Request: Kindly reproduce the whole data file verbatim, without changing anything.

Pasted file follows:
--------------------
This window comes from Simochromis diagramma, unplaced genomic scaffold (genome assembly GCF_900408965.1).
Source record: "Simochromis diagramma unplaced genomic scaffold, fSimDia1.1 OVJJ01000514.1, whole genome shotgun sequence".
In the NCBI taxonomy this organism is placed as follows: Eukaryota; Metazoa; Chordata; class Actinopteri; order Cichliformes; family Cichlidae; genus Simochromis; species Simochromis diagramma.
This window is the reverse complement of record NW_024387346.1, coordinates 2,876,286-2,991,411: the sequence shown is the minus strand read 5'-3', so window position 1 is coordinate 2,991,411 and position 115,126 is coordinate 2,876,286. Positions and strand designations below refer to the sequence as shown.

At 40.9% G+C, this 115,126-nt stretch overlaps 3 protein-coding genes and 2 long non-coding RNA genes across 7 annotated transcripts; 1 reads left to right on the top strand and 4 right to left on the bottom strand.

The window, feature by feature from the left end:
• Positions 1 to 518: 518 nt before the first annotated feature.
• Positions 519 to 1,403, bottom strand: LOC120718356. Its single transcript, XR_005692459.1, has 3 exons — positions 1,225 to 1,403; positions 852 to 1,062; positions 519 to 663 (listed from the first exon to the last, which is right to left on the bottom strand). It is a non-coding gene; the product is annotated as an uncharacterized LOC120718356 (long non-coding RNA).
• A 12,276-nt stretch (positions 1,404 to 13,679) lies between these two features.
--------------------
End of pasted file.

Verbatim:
This window comes from Simochromis diagramma, unplaced genomic scaffold (genome assembly GCF_900408965.1).
Source record: "Simochromis diagramma unplaced genomic scaffold, fSimDia1.1 OVJJ01000514.1, whole genome shotgun sequence".
In the NCBI taxonomy this organism is placed as follows: Eukaryota; Metazoa; Chordata; class Actinopteri; order Cichliformes; family Cichlidae; genus Simochromis; species Simochromis diagramma.
This window is the reverse complement of record NW_024387346.1, coordinates 2,876,286-2,991,411: the sequence shown is the minus strand read 5'-3', so window position 1 is coordinate 2,991,411 and position 115,126 is coordinate 2,876,286. Positions and strand designations below refer to the sequence as shown.

At 40.9% G+C, this 115,126-nt stretch overlaps 3 protein-coding genes and 2 long non-coding RNA genes across 7 annotated transcripts; 1 reads left to right on the top strand and 4 right to left on the bottom strand.

The window, feature by feature from the left end:
• Positions 1 to 518: 518 nt before the first annotated feature.
• Positions 519 to 1,403, bottom strand: LOC120718356. Its single transcript, XR_005692459.1, has 3 exons — positions 1,225 to 1,403; positions 852 to 1,062; positions 519 to 663 (listed from the first exon to the last, which is right to left on the bottom strand). It is a non-coding gene; the product is annotated as an uncharacterized LOC120718356 (long non-coding RNA).
• A 12,276-nt stretch (positions 1,404 to 13,679) lies between these two features.